You can visit http://www.millenniata.com to get more information.

  32. posted by Greg - Live It with less on

    Digital photos are a killer for me! We take so many photos now of the same thing to get that perferct shot.

  33. posted by Red Coyote Hunter on

    Garbage in, garbage out.

    Why is so hard to understand you have locked in your little head everything that will in fact determine a decision? You need not go to your computer and search e-mails for the supporting info. You will simply say, this is right, or this is wrong. E-mails only provide info that leads to search … or research if you prefer. So ruminate if you will, but realize your brain works without a computer … works very well indeed. Self confidence comes to play. Remember, confidence?

  34. posted by Anne on

    Whether you keep it in paper or digital form, someone, someday is going to have to deal with it. For the past year I have been going through my late husband’s belongings, throwing out things he lovingly collected. He had two computers, and I will go through them and delete the information before I somehow recycle them. Do your heirs a favour, and don’t make them do this.

  35. posted by Sarah P on

    It was hard to start, but now I’m becoming a compulsive deleter. Do I love it? No? Delete. Would I have loved it if my parents had kept it to show me? No? Delete. Is it over seven years old (legal)? Yes? Delete. Do I have a something similar that I like better? Yes? Delete. SO REFRESHING!

  36. posted by Lilliane P on

    re Greg’s photo, yes we do take several to get one good shot. The answer for me then is to keep only that one good shot and trash the others.

    As to worrying about hard drive crashes, remote drive crashes, fires in the house, and the inaccessibility of reading things in the future, I’ve moved all my files into the cloud. If a tornado arrives, I can access everything as soon as I can get back online. This, of course, poses another risk but I’m willing to bet that Google will outlive me.

  37. posted by Pam I Am on

    This article by Jesus Diaz gives a good visual understanding of storage in the age of the computer. http://www.gizmodo.com/5309889.....a-petabyte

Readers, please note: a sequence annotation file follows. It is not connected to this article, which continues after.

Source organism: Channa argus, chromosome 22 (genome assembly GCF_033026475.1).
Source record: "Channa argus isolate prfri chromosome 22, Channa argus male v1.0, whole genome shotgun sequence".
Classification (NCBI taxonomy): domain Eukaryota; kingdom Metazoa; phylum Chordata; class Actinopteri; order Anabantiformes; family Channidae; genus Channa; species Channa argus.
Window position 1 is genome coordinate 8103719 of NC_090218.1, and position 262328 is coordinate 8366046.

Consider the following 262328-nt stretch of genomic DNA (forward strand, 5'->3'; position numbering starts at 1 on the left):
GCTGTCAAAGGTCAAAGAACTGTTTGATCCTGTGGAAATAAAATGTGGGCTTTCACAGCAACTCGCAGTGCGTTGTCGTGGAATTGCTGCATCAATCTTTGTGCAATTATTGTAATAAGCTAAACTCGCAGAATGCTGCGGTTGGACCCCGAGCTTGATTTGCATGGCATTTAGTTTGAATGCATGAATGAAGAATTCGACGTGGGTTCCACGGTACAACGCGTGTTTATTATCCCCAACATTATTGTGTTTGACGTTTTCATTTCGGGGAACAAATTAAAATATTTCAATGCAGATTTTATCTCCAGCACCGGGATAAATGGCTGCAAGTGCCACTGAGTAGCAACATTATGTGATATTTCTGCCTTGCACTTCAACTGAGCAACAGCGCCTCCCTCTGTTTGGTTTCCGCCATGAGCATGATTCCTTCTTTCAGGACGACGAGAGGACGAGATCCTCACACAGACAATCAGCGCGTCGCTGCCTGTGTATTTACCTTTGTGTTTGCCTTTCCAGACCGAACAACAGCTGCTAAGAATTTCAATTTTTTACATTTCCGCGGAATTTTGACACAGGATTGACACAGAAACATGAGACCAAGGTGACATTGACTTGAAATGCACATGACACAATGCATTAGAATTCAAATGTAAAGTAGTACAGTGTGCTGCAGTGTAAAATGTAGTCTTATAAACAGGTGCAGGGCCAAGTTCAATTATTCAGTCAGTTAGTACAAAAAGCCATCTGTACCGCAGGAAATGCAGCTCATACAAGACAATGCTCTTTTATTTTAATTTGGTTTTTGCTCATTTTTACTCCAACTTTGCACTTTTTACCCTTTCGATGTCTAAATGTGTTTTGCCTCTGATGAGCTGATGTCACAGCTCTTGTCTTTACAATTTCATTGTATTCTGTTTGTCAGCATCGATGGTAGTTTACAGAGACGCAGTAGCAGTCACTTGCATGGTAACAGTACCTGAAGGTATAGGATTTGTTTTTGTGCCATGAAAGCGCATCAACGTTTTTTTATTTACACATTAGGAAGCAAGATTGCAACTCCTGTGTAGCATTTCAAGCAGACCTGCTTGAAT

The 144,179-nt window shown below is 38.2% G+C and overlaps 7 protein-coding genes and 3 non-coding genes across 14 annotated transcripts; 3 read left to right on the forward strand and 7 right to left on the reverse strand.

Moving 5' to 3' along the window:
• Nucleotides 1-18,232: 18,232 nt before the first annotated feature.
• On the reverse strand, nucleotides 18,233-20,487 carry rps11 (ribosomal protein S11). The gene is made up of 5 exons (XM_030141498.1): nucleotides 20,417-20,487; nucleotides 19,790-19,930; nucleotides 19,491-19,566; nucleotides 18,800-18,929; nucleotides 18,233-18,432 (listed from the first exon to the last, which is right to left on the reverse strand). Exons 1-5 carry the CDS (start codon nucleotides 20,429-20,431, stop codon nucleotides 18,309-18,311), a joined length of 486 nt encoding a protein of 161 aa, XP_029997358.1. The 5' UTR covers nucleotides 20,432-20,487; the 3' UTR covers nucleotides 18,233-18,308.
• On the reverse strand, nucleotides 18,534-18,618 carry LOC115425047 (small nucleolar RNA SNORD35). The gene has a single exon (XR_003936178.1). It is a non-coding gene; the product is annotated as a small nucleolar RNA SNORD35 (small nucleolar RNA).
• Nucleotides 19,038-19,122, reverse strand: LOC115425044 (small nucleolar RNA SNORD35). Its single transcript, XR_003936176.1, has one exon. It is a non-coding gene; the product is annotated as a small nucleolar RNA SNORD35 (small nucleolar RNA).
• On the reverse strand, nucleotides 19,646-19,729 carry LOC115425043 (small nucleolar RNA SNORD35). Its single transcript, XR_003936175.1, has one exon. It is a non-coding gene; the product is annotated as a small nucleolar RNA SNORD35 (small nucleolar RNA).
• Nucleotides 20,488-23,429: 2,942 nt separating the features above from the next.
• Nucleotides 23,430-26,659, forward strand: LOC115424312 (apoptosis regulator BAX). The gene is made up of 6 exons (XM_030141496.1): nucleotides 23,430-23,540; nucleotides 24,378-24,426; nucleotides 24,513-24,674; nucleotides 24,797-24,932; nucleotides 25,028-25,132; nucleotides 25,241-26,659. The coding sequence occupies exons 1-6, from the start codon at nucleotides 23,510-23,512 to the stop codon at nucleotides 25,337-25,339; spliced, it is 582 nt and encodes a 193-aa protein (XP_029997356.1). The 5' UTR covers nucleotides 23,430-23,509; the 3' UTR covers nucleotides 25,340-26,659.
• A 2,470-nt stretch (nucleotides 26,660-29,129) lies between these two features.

I believe that Ms. Fenner gives good free legal advice above……get rid of….if and when you can, remembering Nixon.

  38. posted by Mary on

    Whether or not you have the room is a crutch question. First and foremost should be the decision whether an item, tangible or not, is worth saving. If you justify saving electronic information because it takes so little space, you’re weakening your decision muscles. They need regular exercise, or you’ll soon be surrounded by piles.

  39. posted by Patty on

    I partially agree with Anita’s thoughts. I’d like to add too that there are environmental factors to take into account. Buying a newer-bigger harddrive dispells energy and environmental impact as does throwing out the smaller information storage pieces. (Have you seen how many old/used floppy disks and cds are flying around? Monitors, computers, etc). Also as more companies offer webspace storage you have to consider that someone somewhere is taking up space with massive energy sucking super-computer harddrive machines. And a last note was to highlight that the article mentioned having digital files accessable. Ho many burned out webpages or old versions of files do you fight with daily because the world is not as organized as some individuals are. Nice food for thought, thanks!

  40. posted by The Everyday Minimalist on

    I feel like I am already there!!

    I save all of my files on digital hard drives, perhaps not all of my emails but Gmail does that nicely for me.

  41. Avatar of

    posted by terriok on

    Bucky is spelling binding!

    Hoarding for History!!!

    I am amazed I have never heard of him!

    That sort of manic activity reminds me of someone being bipolar and evidently he was prone to depression, at least the reactive kind.

    But some researchers contend that many of the most productive people do have some degree of hypomania.

    If I kept records like that my relatives might try to lock me up (lol) and all of it would hit the trash at about the time of my demise!

    Also the compulsion to write like that is associated with bipolar. Hmmm.

    Thanks for the story and the insight! That first link is tremendous!

  42. Avatar of

    posted by terriok on

    LOL, I mean, spellbinding! ;o)

Comments are closed.